The rusting bicycles in his apartment complex gave Hemant Chhabra, the man behind The Bicycle Project, the idea of donating them to students in rural areas. His idea shaped up in November 2008 through a blog with contributions from his wife Sangeeta Chhabra and journalist friend Simona Terron. Hemant, an entrepreneur who runs an eco resort in Maharashtra, has been spending his weekends collecting and repairing old bikes.
Bamboat, a paediatric therapist and a pre-school owner in Mumbai, is currently working on the case of Ahana Mishra, a cerebral palsy afflicted six-year-old who hit the headlines after her mother was murdered last year. She had earlier been abandoned by her father when he got to know of her medical condition. The IH team has prepared posters asking for help to meet the child’s medical expenses and the members have so far donated over Rs 50,000 from their kitty.
“The IH team members are a big moral support. They interact with the doctors and help me with several legal issues involved with the case,” says Purnima Goswami, Ahana’s 70-year-old grandmother. “The family will soon relocate to Calcutta and our volunteers there will be in touch with them,” adds Bamboat.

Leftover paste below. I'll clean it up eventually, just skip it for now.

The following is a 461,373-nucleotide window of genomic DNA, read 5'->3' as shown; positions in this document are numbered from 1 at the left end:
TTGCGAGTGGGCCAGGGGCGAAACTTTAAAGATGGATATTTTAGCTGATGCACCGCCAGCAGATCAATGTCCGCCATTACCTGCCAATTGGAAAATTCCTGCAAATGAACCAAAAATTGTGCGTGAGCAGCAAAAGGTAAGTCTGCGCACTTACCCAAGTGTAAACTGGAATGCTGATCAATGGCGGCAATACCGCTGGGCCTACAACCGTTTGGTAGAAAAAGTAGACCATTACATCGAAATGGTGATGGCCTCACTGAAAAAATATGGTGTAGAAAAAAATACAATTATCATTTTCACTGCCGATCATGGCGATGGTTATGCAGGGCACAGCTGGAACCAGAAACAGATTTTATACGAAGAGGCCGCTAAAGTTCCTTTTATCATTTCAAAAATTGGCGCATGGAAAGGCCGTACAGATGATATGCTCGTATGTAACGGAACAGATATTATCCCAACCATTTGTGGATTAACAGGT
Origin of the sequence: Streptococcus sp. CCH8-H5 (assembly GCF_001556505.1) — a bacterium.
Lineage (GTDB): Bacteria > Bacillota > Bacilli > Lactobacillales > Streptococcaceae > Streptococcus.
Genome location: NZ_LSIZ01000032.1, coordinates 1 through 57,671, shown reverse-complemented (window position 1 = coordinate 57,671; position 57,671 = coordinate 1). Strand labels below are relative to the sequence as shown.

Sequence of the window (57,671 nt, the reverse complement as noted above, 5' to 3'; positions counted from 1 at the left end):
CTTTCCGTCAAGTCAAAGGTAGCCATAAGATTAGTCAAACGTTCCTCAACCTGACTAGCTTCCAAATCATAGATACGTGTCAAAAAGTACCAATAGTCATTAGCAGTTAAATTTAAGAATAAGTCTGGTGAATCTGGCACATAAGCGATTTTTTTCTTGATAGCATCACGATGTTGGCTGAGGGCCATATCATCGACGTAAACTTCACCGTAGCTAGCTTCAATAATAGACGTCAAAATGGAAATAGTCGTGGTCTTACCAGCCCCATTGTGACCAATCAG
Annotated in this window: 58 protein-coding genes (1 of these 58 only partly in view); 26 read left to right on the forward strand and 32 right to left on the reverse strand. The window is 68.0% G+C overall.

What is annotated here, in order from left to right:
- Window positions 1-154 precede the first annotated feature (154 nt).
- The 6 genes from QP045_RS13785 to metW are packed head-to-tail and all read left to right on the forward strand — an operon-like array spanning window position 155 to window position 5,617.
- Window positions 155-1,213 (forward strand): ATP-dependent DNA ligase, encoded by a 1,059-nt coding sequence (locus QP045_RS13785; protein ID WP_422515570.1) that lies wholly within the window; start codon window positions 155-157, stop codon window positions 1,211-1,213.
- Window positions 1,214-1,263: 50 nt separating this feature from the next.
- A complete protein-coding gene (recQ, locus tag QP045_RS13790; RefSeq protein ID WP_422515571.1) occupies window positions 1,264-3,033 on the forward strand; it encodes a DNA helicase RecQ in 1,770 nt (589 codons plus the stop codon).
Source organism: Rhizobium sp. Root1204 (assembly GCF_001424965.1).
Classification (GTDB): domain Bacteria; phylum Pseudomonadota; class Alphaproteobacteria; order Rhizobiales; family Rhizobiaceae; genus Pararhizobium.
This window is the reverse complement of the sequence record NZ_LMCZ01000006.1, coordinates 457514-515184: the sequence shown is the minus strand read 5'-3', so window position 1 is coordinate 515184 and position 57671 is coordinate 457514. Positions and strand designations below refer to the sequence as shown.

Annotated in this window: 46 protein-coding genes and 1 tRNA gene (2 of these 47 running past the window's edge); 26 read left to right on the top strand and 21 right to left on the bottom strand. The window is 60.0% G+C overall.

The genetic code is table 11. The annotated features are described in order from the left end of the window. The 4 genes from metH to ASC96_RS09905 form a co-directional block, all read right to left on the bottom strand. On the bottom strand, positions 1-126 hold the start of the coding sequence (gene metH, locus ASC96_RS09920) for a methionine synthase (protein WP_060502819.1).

Some Samaritans have even gone to the extent of leaving their day jobs to pursue social activities on blogs and networking sites. Neil Dantas, who quit his job as an interior designer in 2008, started blogging after the Mumbai train blasts of 2006. He started www.thedoers.blogspot.com to go beyond armchair activism — and now sees it as a vehicle for change. Mumbaikar Dantas supports himself by designing T-shirts with social yet witty messages that are put up on the blog. “It serves a dual purpose,” says Dantas — earning him a livelihood and spreading messages across.
“My blog is an awareness site that talks of issues ranging from the security of our country to choosing whom to vote for. The idea is to make ‘be the change’ a people’s movement,” says 30-year-old Dantas who is still grappling with paying off his education loan and finding a foothold in the design industry.